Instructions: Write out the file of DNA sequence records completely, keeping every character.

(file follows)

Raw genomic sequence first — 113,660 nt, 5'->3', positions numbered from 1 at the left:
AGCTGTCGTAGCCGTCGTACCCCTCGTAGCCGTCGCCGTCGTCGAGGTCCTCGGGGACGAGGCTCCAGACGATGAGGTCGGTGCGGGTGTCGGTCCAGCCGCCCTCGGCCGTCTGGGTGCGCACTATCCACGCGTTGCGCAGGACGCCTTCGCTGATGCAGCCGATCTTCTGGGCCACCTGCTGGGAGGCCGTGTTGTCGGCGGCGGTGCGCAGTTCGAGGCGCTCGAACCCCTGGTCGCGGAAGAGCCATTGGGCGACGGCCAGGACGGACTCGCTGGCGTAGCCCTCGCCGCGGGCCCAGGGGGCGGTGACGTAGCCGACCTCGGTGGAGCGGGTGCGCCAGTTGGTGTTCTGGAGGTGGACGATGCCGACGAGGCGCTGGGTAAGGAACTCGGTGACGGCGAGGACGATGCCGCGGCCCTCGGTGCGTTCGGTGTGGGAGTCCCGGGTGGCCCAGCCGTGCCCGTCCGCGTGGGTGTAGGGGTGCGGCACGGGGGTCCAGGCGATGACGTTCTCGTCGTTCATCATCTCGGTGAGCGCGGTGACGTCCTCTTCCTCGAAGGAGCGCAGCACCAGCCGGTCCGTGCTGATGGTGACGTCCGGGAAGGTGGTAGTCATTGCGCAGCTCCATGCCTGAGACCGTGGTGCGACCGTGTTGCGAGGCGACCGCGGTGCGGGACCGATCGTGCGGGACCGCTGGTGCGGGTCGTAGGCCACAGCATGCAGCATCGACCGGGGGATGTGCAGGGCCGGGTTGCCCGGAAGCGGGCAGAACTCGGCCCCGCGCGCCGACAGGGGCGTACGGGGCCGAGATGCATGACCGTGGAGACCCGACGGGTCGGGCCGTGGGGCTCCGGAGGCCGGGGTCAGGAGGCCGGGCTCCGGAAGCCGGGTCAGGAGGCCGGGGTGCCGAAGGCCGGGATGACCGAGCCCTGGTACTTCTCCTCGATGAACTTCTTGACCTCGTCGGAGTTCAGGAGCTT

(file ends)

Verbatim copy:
Raw genomic sequence first — 113,660 nt, 5'->3', positions numbered from 1 at the left:
AGCTGTCGTAGCCGTCGTACCCCTCGTAGCCGTCGCCGTCGTCGAGGTCCTCGGGGACGAGGCTCCAGACGATGAGGTCGGTGCGGGTGTCGGTCCAGCCGCCCTCGGCCGTCTGGGTGCGCACTATCCACGCGTTGCGCAGGACGCCTTCGCTGATGCAGCCGATCTTCTGGGCCACCTGCTGGGAGGCCGTGTTGTCGGCGGCGGTGCGCAGTTCGAGGCGCTCGAACCCCTGGTCGCGGAAGAGCCATTGGGCGACGGCCAGGACGGACTCGCTGGCGTAGCCCTCGCCGCGGGCCCAGGGGGCGGTGACGTAGCCGACCTCGGTGGAGCGGGTGCGCCAGTTGGTGTTCTGGAGGTGGACGATGCCGACGAGGCGCTGGGTAAGGAACTCGGTGACGGCGAGGACGATGCCGCGGCCCTCGGTGCGTTCGGTGTGGGAGTCCCGGGTGGCCCAGCCGTGCCCGTCCGCGTGGGTGTAGGGGTGCGGCACGGGGGTCCAGGCGATGACGTTCTCGTCGTTCATCATCTCGGTGAGCGCGGTGACGTCCTCTTCCTCGAAGGAGCGCAGCACCAGCCGGTCCGTGCTGATGGTGACGTCCGGGAAGGTGGTAGTCATTGCGCAGCTCCATGCCTGAGACCGTGGTGCGACCGTGTTGCGAGGCGACCGCGGTGCGGGACCGATCGTGCGGGACCGCTGGTGCGGGTCGTAGGCCACAGCATGCAGCATCGACCGGGGGATGTGCAGGGCCGGGTTGCCCGGAAGCGGGCAGAACTCGGCCCCGCGCGCCGACAGGGGCGTACGGGGCCGAGATGCATGACCGTGGAGACCCGACGGGTCGGGCCGTGGGGCTCCGGAGGCCGGGGTCAGGAGGCCGGGCTCCGGAAGCCGGGTCAGGAGGCCGGGGTGCCGAAGGCCGGGATGACCGAGCCCTGGTACTTCTCCTCGATGAACTTCTTGACCTCGTCGGAGTTCAGGAGCTT